There is no way around it. Taking a traditional large church service and doing precisely the same thing in a small group just feels strange. A twenty-minute sermon in a living room or backyard? Congregational singing? Much of what we have been doing for worship for the last fifty years can be—and has been—effective in some settings. But in a new setting, we need to adapt worship.
One shift in thinking that can help is that worship hasn’t always been done the way it has been done during the last fifty years. If you look at all of church history, we have people meeting illegally in catacombs, in small groups, without ordained clergy, without official meeting space. We can think creatively and it is still worship within the tradition of the larger church.
Adapt worship for a small setting
When I was leading a house church in in someone’s living room, one thing I liked to do was light a candle in the center of the group at the beginning of our gathering. It reminded people that Jesus, the light of the world, was at our center. It brought people closer together around the candlelight and created a sense of reverence and set-apartness. Now that I am leading a small group but in an outdoor environment, I used a battery powered candle. It worked reasonably well, but the next week, the host brought out a candle with glass around it so the wind would not blow out the flame. We had to adapt a previous form of worship for a new environment.
Neither do people pour new wine into old wineskins. If they do, the skins will burst; the wine will run out and the wineskins will be ruined. No, they pour new wine into new wineskins, and both are preserved. (Matthew 9:17)
What might your new wineskins need to look like? How can you help people worship and experience God in this new environment we are living in?
It is difficult to adapt worship
A friend told me a story that can serve as a helpful illustration. Her daughter’s eyes were quick to redden and burn from chlorine when she was little so my friend thought it was a great idea to give her goggles to wear during swim lessons. Her seasoned swim instructor immediately removed them. The reasoning was that her daughter needed to know she could swim without them. Goggles, fins, and water wings are considered unsafe when learning because too many children “forget” how to swim when their circumstances change.
To what degree are we like this girl while the doors of the church are closed? Or even when we are permitted to gather, but not sing? Do we still know how to worship? Or are we flailing in the deep end without our water wings? Singing is a part of worship, but not all of it.
More ways to worship
Share and contribute gratitude
Celebration is powerful. Take time to speak aloud what you are grateful for and celebrate God’s provision. “Praise God for the ability to work from home and provide for my family.” “Thank you, Jesus, that Susie is asymptomatic.”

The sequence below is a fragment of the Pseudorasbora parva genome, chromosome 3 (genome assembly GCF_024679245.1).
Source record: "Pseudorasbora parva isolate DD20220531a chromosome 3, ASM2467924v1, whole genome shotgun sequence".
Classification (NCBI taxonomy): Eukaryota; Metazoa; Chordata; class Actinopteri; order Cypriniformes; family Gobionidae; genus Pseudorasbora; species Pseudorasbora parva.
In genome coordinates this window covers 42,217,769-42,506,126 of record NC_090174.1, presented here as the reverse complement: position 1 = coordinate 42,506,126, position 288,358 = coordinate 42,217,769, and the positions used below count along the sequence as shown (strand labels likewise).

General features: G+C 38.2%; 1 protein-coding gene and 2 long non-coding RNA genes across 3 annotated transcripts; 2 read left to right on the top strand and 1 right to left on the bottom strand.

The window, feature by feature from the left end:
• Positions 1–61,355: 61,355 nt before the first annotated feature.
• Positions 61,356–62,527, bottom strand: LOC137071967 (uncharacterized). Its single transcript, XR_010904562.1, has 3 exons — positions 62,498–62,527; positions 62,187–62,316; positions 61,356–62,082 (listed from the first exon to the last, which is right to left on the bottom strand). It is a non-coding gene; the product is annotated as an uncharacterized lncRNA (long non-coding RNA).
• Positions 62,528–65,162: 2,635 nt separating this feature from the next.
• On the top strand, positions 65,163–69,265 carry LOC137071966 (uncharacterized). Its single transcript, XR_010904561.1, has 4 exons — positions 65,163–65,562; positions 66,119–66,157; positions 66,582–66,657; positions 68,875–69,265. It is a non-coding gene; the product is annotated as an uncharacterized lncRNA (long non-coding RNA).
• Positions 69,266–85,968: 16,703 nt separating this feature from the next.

This silly-sounding idea is rooted beautifully. I went to a church that had a small deaf population, they would clap in praise by lifting their hands, extending their fingers, and shaking their hands back and forth at the wrist. At times the congregation would join in, the room worshipping in silence with tears falling down many a face in gratitude for the ability of a true shared expression. Why not praise God in sign language?
Sharing testimony of sacrificial worship
Maybe you have been getting up an hour early to pray for a sick friend only to have God meet you powerfully during your time of prayer. Maybe you have been shopping for elderly neighbors and months in they are asking why, opening the door to share the gospel. Boast in the faithfulness of the Lord.
Time(s) of silence
Awkward silence is dreaded in small groups but what if we made the silence intentional? Maybe a time of guided corporate prayer in response to scripture or the sermon.
Encourage a fostering of personal worship expression
Sing in the car or in the shower. Utter praise and practice listening to the voice of the Holy Spirit throughout the day. The Church has long said, “It’s not a religion, it’s a relationship.” Put some intentional work into that relationship.
Ultimately, we need to broaden our definition of worship. Romans 12:1 says, “Therefore, I urge you, brothers and sisters, in view of God’s mercy, to offer your bodies as a living sacrifice, holy and pleasing to God—this is your true and proper worship.” Worship isn’t defined as singing here. It is defined as full-life sacrifice.
Guide for Discipling offers a holistic approach to growing as a disciple of Jesus. New and seasoned Christians alike will find encouragement as they examine a variety of aspects of Christian living. The end result will be transformation– not of ourselves only– but of others and the whole of the community around us.
Change Management: We have several resources to help you navigate effective change. To learn where you need to focus, I suggest that you start with the Change Management Effectiveness Profile and then work through the Change Management Skills Builder. If you are coaching others in this season, you will find the Change Management Coaching Guide with Storyboard to be a powerful tool.
This blog entry is part of a series called, “Journey toward a new beginning.” Each entry explores a different topic in light of the Covid-related question: “What if things stay the way they are for the next three to four years? What would you do?” You can see the original blog entry here.